Gestational Exposure to Cadmium and Dimethoate Mixture Modifies Fetal Programming in Rats During Development


  •   Fábio Anselmo

  •   Daniel França Horta

  •   Antonio Francisco Godinho


The combined effects of environmental agents, as metals and pesticides, on human health, need be evaluated because human exposition occurs generally through mixtures, while regulatory assessment of neurotoxicity by these compounds is currently performed only on selected single substances. In the present study the effects of maternal exposure to 10 mg cadmium/l (as cadmium acetate) in drinking water and dimethoate 4 mg/kg (via gavage) during gestation on the development of motor activity (locomotion and motor coordination) and social behavior (anxiety-like behavior and aggressivity) were studied. The importance of the cholinergic system in the modulation of behaviors was studied using acetylcholinesterase (AChE) activity as a biomarker of effect. Cadmium (Cd) and dimethoate (DM) single exposition modified fetal programing for motor activity and social behavior at childhood and adulthood and leads to disturbs of the AChE activity. Exposition to the mixture of Cd and DM enhanced effects on fetal programing and AChE activity. The present results provide, for the first time, direct experimental evidence supporting that joint exposure to cadmium and dimethoate in uterus of rats seems additive and it is perturbs offspring development leading to harmful consequences on motor activity and social behavior, probably related to modulation of the cholinergic system. Our data suggest that added precautions regarding gestational exposure to metals and pesticide mixtures would be prudent to avoid the possibility of fetal programming.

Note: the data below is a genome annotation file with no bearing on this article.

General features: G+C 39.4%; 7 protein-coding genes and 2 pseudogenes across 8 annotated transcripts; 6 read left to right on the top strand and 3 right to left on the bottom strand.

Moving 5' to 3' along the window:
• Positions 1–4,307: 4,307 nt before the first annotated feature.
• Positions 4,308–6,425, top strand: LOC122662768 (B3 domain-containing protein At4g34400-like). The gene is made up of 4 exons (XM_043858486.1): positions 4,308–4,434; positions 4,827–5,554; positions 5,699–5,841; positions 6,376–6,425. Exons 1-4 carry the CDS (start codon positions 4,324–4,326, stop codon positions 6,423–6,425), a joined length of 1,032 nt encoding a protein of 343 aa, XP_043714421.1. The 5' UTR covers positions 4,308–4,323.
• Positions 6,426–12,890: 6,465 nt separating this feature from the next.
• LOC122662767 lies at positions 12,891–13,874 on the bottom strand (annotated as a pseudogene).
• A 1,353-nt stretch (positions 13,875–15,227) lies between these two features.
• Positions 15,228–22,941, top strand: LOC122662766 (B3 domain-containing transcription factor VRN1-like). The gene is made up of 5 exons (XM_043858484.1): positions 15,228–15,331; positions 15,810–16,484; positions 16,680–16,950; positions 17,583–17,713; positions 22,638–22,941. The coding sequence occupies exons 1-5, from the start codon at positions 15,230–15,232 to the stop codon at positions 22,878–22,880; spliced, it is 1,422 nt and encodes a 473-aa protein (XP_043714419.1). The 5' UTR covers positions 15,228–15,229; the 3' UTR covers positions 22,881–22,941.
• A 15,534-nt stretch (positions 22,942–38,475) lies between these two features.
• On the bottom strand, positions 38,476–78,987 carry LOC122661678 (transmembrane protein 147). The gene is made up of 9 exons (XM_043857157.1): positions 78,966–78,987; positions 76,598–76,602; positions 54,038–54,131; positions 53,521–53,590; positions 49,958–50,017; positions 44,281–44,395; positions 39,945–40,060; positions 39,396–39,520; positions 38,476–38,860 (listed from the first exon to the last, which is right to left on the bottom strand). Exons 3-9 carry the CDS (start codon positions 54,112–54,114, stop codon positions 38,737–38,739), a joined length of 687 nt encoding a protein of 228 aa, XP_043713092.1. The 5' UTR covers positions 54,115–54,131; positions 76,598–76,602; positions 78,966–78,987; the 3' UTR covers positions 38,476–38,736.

Keywords: acetylcholinesterase activity, behavior, cadmium, development, dimethoate, fetal programming


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How to Cite
Anselmo, F., Horta, D. F., & Godinho, A. F. (2020). Gestational Exposure to Cadmium and Dimethoate Mixture Modifies Fetal Programming in Rats During Development. European Journal of Medical and Health Sciences, 2(5).